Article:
Tips for Autobattle Team Building

Submit Feedback or Error
Article by raelet


Let’s face it: farming score in modes like the Tempest Trials and Forging Bonds can be tedious and to those without a lot of free time, manually achieving 50k points/3500 bond can be downright impossible without autobattling. Unfortunately, with the rise of terrifying units like Fallen F!Corrin or Mareeta, it can be harder and harder to devise a clean autobattle team.

Therefore, the purpose of this article is to give resourceful summoners a few tips and tricks when it comes down to playing - or, not playing the game, as the case may be.

Team Composition

The most important part of autobattling is choosing who to take. What we’re looking for here are well rounded units who can take on a myriad of threats - even winning fights against their weapon triangle weakness.  


For this, we generally need units with balanced statlines without any overwhelming weaknesses. That means that our beloved minmaxed units with 40 Defense and 17 Resistance are out. This also means that most flier units should be skipped as well, unless they’re running Iote’s Shield in their A or S slot.  Good examples of units with decent mixed bulk are Nah, Silque, Conrad, or Garon.

Running units like armors or cavaliers generally presents its own risk as well: cavaliers tend to utilize their full range of movement when on autobattle teams, which often means outstripping the rest of your team and rushing ahead to 1v5 and be defeated on the first map, while armors just take forever to get anything done because they don’t tend to group up and utilize skills like Armor March.  

The first issue can be solved by running multiple cavaliers or running a good Galeforce build on units like Dimitri or Legendary Ephraim, but then, the lower Base Stat Total that cavaliers have works against you when trying to pick more balanced units to take with you. Plus, there’s always that one unit on the third or fourth map that just so happens to have Ridersbane or a Wolf tome or Armorsmasher that’s just specifically designed to ruin your day.

For this, we generally recommend choosing infantry or flier units (again, only with Iote’s Shield) to be your main general attackers.

Generalist Builds

With that out of the way, we need to look at combat capabilities. Again, we want our units to be able to win fights against as many units as possible, which generally means that Distant Counter/Close Counter builds are going to be optimal so that your units do not take excessive chip damage without retaliation.

Luckily, dragons are near-perfect for this, as most of them have balanced statlines and can inherit Lightning Breath to attack at any range, and their adaptive damage vs ranged units makes them very potent for sweeping autobattles.

Unluckily, with so many dragon killing units in the game nowadays, odds that you’ll run into an Exalted Chrom or Lucina are fairly high. Because of this, blue dragons such as Nowi or F!Corrin can help, with their Weapon Triangle advantage against Falchions pitting them in a better position to win those particular fights… though they’re dead if they ever happen across a Julia or Deirdre, so it’s a good idea to have your other generalist (you can generally run 2 fighters, with 1 support and 1 bonus unit) to cover their weaknesses: say, if you’re running Nowi, have her partner be someone like Legendary Ike or Winter Tharja so that they can support one another’s weaknesses.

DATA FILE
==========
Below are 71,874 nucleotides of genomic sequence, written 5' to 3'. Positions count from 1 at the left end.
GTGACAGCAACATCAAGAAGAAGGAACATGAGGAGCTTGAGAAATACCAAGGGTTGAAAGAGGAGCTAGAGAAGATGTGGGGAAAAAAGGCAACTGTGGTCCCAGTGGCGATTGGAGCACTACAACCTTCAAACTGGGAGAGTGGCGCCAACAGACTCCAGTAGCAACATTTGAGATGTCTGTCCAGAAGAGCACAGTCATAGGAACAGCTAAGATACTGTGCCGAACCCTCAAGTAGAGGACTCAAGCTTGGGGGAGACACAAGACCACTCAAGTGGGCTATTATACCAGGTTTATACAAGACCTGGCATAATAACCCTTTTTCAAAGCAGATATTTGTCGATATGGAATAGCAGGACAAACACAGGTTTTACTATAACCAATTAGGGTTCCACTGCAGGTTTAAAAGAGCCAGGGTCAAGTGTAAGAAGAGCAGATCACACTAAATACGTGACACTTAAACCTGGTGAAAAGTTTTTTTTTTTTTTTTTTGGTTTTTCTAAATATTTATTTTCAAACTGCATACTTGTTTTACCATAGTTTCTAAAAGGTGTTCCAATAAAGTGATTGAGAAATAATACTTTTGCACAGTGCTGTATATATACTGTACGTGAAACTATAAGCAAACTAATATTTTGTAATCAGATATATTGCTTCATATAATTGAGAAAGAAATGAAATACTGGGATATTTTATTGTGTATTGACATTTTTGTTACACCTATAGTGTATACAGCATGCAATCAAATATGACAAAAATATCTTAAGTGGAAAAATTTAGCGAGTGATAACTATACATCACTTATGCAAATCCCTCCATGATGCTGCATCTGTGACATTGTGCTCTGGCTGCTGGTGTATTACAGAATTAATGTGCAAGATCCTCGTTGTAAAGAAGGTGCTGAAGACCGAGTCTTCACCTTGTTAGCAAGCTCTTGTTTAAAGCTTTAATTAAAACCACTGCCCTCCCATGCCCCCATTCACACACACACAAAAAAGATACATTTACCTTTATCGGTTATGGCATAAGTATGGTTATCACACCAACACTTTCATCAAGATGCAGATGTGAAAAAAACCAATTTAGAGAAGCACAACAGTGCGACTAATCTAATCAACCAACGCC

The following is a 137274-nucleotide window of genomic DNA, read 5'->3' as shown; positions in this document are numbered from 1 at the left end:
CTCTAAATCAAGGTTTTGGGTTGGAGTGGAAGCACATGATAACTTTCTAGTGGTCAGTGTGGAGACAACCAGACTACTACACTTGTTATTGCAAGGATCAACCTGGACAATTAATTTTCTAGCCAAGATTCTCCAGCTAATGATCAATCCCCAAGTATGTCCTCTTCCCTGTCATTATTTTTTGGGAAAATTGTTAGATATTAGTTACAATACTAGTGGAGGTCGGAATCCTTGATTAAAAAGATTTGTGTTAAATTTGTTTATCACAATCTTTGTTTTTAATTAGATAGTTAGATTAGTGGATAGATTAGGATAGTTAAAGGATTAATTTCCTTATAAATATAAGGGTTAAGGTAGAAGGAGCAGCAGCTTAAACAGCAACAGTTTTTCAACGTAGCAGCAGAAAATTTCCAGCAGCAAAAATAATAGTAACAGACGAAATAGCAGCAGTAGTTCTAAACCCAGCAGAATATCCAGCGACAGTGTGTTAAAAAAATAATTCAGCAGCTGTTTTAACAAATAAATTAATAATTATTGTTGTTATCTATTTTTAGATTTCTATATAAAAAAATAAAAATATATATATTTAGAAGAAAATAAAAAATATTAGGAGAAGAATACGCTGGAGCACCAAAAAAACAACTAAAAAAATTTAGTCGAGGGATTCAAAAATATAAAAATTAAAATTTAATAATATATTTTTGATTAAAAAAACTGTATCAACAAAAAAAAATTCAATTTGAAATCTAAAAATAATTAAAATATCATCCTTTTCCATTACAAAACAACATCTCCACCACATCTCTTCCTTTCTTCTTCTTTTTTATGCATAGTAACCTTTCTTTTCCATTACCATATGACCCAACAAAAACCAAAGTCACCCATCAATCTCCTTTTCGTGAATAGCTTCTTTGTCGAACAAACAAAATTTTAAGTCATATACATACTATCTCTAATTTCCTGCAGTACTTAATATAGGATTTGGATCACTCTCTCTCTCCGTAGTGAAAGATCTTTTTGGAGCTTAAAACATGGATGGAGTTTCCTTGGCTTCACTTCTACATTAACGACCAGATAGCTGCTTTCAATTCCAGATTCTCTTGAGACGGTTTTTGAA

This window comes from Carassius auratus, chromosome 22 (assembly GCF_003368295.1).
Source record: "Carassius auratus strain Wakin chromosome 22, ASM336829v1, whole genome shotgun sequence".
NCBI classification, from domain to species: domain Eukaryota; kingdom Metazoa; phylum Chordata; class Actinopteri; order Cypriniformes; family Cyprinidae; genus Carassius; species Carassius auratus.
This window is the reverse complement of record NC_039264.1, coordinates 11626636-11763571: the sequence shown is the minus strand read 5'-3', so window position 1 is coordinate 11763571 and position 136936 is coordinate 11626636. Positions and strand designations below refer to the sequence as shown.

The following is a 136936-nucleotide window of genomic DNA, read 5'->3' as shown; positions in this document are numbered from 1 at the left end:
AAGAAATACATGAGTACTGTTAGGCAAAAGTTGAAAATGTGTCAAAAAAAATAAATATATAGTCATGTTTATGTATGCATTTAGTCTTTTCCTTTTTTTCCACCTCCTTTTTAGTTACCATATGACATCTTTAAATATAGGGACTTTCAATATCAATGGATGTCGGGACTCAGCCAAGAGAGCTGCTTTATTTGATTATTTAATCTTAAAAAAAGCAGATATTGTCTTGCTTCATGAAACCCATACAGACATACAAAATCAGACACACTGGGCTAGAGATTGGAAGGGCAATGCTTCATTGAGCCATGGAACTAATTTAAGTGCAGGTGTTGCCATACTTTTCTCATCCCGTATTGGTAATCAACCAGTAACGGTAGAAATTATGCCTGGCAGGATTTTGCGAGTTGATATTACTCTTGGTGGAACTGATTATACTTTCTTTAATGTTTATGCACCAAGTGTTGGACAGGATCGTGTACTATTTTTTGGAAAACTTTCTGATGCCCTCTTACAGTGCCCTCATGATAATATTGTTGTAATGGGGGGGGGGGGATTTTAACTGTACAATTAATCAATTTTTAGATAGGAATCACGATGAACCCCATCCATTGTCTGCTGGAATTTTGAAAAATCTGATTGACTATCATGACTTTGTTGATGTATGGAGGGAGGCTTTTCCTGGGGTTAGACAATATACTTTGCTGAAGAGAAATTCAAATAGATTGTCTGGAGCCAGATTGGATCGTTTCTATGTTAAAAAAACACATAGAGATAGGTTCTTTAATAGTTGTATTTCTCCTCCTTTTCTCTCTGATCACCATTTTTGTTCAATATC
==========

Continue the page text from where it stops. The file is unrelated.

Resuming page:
When it comes to A slots, if you have Distant Counter/Close Counter in your unit’s weapon then you have your choice here. Obviously, Fury is a poor option due to it constantly sapping your health and skills like Life and Death aren’t ideal either due to them reducing your defenses. Player Phase skills like Swift Sparrow are also generally a bad idea since most of the time your unit will plunge into enemy territory and wind up fighting more units during the Enemy Phase. Therefore, skills like Close Def or Distant Def are good, and Solo skills (Def/Res Solo being the most optimal) are top of the line, since they’re active in both phases and your unit is likely to be acting alone anyway. Stance 3 skills are also good, particularly if not using armor units so that you can avoid getting hit by enemy Specials which will chunk down your unit’s HP.

For B slot skills, Renewal is an excellent option due to it activating at the beginning of every map, healing you for a guaranteed 10 HP per map. If using a recovery skill such as Noontime, then Wrath will help to get that skill off more urgently when you need it.

Special skills can be a mix. Galeforce is a potent option that allows your units to play hyper aggressively and try to eliminate as much of the map as possible before dying. This is fine for some playstyles, but generally does not last long due to your Galeforce unit outpacing your other units. Offensive Specials such as Moonbow and Glimmer work due to their consistency and help at taking down units such as Idunn, who are difficult to defeat without Special activations. Other options include Noontime for added healing, or even a skill like Sacred Cowl, which can increase bulk. If your unit has some kind of Special acceleration (such as Heavy Blade or Steady Breath) then Aether or even Miracle can be good options to stay alive.

Now, put all of this together and what do you have?